Towards achieving the World Health Assembly (WHA) nutrition targets of 2025 and SDG goals by 2030, there is a need to intensify our efforts for a fast track improvement in Maternal, Infant, and Young Child Nutrition (M IYCN) situation. This implies accelerating the reduction rate of stunting in under five year children from the current rate of 1.3 percent in the last decade to a much higher rate of 3 percent. It is well established that there is a need to redesign the nutrition program by increasing the coverage of evidence based direct essential nutrition interventions (ENIs) in first 1000 days of life to at least 90 percent as well as ensuring inputs are intensified to address nutrition sensitive issues such as improving socio-economic and education situations of women, access to diversified food, improved sanitation and hygienic environment. The ENIs comprise interventions for improving young child feeding practices, maternal nutrition, improving supply and compliance of IFA tablets by adolescent and pregnant women, energy-protein supplements to undernourished pregnant women and prevention and treatment of severe acute malnourished (SAM)children. Both, universal ENIs coverage and simultaneous multi-sector inputs, are imperative and challenging.
The nutrition program systems therefore need to go beyond ICDS and Health sectors. NRLM (now renamed DAY:NRLM) , which focuses on economically empowering poor women for eliminating poverty, needs to be included as a key partner for improving MIYCN situation. There is a need to understand why DAY:NRLM should be an integral part of revised nutrition design. It may be noted that one of the ten focus areas of NRLM, under the concept of “dussutri” , is improving health and nutrition of women. Towards this, NRLM has also launched Mahila Kisan Sashaktikaran Pariyojana (MKSP) where women farmers are being systematically organised in integrated farm and allied activities for attaining food and nutrition security in the poorest of the poor families. The DAY:NRLM aims to build, support and sustain livelihoods of the poor of women by forming self- help groups (SHGs) for microcredit enterprises. The SHGs are federated into Village Organisations (VOs), cluster level and district federations. NRLM, in its mission mode, is expanding fast and is a priority program of Government of India. DAY:NRLM is currently operating in 411 districts with 24.62 lakh SHGs and 1.23 lakh VOs. A total of 2.70 crores (27 million) households are covered. By 2020, universal coverage of rural households in all states and UT’s of the country is targeted.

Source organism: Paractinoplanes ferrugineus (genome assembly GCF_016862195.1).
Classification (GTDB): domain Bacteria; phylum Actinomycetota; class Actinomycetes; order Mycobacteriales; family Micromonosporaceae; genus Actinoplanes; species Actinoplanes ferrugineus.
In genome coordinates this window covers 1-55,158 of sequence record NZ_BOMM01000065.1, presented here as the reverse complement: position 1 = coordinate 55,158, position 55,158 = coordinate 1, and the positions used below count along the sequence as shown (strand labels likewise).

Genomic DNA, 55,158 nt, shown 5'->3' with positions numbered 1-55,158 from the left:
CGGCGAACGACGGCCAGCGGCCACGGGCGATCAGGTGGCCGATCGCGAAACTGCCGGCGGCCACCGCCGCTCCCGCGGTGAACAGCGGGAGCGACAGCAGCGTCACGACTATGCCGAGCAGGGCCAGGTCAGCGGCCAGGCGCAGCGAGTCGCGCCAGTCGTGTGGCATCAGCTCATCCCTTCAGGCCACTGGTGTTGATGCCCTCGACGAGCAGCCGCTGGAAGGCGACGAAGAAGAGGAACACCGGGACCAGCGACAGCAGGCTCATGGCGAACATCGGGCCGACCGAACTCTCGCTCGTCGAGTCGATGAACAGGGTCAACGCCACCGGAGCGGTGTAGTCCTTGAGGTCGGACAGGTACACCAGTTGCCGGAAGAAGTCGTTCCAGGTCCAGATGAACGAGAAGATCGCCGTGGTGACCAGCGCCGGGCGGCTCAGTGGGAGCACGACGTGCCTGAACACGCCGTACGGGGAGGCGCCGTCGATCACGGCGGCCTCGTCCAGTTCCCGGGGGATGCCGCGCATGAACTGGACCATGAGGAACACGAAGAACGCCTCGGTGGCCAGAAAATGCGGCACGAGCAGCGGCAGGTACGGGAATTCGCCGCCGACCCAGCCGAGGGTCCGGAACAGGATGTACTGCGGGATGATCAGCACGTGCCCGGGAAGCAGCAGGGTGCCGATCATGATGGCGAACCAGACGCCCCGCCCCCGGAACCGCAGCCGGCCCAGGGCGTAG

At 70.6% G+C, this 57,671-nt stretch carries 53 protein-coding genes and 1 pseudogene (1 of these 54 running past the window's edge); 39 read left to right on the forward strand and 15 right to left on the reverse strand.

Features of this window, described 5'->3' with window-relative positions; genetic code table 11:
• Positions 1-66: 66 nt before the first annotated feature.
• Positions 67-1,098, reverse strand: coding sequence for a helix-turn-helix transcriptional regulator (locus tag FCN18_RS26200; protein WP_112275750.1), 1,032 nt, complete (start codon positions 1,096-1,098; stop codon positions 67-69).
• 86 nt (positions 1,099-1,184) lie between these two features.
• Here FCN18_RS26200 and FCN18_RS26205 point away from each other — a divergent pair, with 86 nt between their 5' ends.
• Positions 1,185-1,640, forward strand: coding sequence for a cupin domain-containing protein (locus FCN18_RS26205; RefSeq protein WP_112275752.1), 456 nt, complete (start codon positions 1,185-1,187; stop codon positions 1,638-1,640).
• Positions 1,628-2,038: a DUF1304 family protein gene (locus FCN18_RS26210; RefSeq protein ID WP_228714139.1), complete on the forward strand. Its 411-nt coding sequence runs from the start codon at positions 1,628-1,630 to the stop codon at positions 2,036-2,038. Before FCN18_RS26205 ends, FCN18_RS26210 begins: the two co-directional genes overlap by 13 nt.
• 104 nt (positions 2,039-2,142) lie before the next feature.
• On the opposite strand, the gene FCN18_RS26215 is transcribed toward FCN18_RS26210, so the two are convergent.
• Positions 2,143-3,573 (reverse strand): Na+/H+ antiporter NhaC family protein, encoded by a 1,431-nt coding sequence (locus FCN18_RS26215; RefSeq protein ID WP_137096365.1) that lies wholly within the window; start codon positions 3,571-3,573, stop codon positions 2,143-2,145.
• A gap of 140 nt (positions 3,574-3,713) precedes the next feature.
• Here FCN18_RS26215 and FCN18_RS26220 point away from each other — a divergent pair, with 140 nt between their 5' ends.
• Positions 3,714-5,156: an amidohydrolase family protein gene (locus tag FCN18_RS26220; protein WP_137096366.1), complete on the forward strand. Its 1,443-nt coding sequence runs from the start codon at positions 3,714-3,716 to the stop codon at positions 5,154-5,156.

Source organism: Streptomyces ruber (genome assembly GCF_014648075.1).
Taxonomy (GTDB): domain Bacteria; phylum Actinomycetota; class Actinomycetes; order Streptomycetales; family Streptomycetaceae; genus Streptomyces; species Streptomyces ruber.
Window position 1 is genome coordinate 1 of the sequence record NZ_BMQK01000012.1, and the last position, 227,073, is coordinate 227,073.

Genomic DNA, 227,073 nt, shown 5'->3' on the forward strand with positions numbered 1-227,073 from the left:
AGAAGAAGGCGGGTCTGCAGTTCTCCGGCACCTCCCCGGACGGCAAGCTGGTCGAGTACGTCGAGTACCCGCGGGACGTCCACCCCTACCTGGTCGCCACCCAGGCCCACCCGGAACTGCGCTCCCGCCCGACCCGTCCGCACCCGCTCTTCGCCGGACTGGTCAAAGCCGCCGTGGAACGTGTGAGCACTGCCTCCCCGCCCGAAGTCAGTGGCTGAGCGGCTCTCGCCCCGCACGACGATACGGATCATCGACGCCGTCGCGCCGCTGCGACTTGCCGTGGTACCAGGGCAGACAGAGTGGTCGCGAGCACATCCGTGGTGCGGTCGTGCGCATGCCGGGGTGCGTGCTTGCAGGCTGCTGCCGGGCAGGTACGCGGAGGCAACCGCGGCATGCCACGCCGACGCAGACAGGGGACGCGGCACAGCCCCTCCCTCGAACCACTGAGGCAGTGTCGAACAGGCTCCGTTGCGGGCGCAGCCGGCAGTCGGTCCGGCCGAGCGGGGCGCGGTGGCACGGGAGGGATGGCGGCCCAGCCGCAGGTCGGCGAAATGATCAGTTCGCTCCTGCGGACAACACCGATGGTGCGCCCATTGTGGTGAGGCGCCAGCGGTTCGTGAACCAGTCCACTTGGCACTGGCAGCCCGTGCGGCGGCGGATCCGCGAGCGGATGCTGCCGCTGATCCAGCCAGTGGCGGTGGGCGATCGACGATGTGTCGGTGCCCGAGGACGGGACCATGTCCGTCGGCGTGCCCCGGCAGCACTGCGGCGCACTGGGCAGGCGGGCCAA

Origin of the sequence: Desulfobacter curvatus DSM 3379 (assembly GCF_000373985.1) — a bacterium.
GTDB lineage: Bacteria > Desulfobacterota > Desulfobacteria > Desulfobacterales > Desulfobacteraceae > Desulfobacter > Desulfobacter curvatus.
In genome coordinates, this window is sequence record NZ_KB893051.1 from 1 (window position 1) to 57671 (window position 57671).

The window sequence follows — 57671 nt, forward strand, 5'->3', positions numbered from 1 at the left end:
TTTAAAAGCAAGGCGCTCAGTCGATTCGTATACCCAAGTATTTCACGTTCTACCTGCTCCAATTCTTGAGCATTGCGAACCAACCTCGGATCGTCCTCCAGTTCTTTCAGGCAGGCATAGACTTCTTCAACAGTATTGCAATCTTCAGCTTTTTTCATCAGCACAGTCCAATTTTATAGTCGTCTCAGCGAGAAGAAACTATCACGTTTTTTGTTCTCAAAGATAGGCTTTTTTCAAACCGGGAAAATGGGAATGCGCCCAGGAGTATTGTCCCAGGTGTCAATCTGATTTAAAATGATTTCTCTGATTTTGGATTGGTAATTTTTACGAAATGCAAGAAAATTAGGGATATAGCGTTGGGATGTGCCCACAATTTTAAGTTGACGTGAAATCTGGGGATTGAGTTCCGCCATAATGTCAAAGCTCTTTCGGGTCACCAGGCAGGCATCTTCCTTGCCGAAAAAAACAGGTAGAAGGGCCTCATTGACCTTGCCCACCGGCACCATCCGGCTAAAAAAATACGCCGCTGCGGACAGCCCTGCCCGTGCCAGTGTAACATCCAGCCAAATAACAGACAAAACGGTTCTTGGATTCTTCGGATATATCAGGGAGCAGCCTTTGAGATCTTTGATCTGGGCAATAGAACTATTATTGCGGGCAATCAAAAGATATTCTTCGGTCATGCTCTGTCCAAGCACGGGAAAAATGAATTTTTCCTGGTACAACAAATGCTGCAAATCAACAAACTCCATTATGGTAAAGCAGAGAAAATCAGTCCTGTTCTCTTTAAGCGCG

Recognising the implications of malnutrition on illness, malnutrition and poverty, NRLM measures are being systematically linked to selected health- nutrition – sanitation initiatives. Evidence of on-going state level programs and experimental pilot projects in selected states such as Bihar (Jeevika and Swabhiman), AP , Himachal Pradesh (CORD)), Kerala and Maharashtra demonstrate that VO’s can play an effective central role in creating awareness amongst SHG women members of their entitlements to various existing government schemes and also in creating multisector demands for actions pertaining to improved agriculture/horticulture, water and sanitation, conditional cash transfer schemes for girls education, significance and legal protection from early marriage, addressing domestic violence. Timely response to these demands is also facilitated by VO’s by seeking support from officials of block and district representatives of the various sectors of the state governments. In most states. NRLM, including MKSY initiatives, have also demonstrated how economic improvement can be systematically linked to actions for behavioural change for improved nutrition practices at family level, especially of pregnant women and young children 0-24 months. Additionally, VO’s offer opportunity to mobilise and map families not reached and ensure universal coverage of under twos with ENI’s by ICDS and health sectors.
Taking the above facts and state experiences into consideration, a nutrition program design entitled “Livelihood cum Nutrition, Health and Sanitation (LNHS)” was released in May 2016 by the Ministry of Rural Development. LNHS program presents details of objectives, strategy, operational plan and monitoring indicators and also highlights the lessons emerging lessons from state experiences (CARE (2016), Deendayal Antyodaya Yojana: National Rural Livelihood Mission (DAY:NRLM). A key partner for improving Maternal, Infant and Young Child Nutrition situation in India. A study by Dr Sheila C. Vir, Consultant. Preface by Mr Amarjeet Sinha , Secretary Ministry of Rural Development, Published by CARE India Solutions for Sustainable Development ,May 2016).
Public Health Nutrition Consultant,
Director, Public Health Nutrition and Development Centre